• Fruits - Many of our plums, peaches and other fruits are ready to be harvested--check them often. If the birds are a problem, get netting to put over your tree or hang old CDs facing towards the sun in your trees. They reflect sunlight and movement that can deter the birds.  Woodland butterflies will flock to their favorite fruits.

  • Greenhouse – Use a frame green house and cover it with shade cloth for the summer. With this open-air greenhouse you can still continue to propagate by seed, root and tip cuttings for fall vegetables, annuals, perennials & herbs.  Check plants twice daily to see if they need water, spot water from rain barrels.  This also helps add humidity.

  • Herbs – Deadhead, harvest leaves and flowers; use fresh or dry for later use. Chives are a wonderful accent to any garden and they attract butterflies & bees. Lemon Chive Butter – Mix half-cup softened butter with a tablespoon of finely chopped chives. Add the zest of a quarter lemon and a few lemon drops.  Enjoy!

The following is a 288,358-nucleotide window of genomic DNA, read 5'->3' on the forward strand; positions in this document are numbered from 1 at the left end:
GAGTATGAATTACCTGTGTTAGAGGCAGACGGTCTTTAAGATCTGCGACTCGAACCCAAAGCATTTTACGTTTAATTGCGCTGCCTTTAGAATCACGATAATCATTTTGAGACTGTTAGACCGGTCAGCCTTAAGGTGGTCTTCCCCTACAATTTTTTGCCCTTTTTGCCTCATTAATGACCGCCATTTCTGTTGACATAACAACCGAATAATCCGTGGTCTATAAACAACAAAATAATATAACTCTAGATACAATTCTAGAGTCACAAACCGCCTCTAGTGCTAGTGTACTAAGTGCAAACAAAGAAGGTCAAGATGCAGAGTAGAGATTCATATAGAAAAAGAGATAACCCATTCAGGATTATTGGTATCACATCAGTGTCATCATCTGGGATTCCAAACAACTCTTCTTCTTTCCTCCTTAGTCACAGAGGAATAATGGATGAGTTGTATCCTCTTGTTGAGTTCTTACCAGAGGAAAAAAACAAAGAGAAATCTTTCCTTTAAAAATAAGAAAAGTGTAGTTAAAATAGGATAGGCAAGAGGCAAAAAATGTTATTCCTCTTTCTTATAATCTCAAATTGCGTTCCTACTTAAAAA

• Mulch - A Texan’s secret weapon against the sweltering heat. It helps to conserve water, which helps with your water bill. Keeps the soil cooler, which keeps the plants from stressing and suppresses weeds, which keeps you out of the summer heat. What’s not to LOVE!

  • Perennials – Start planning for the fall. Existing perennials, deadhead, watch for pests & disease.  Texas hardy – autumn sage, buddleia, coreopsis, purple coneflower & oxeyed daisy.  Usually the Perennial Sale is the one I can’t resist. So if you are like me plant & baby them through the summer and if they make it through to fall, next summer they will need little care.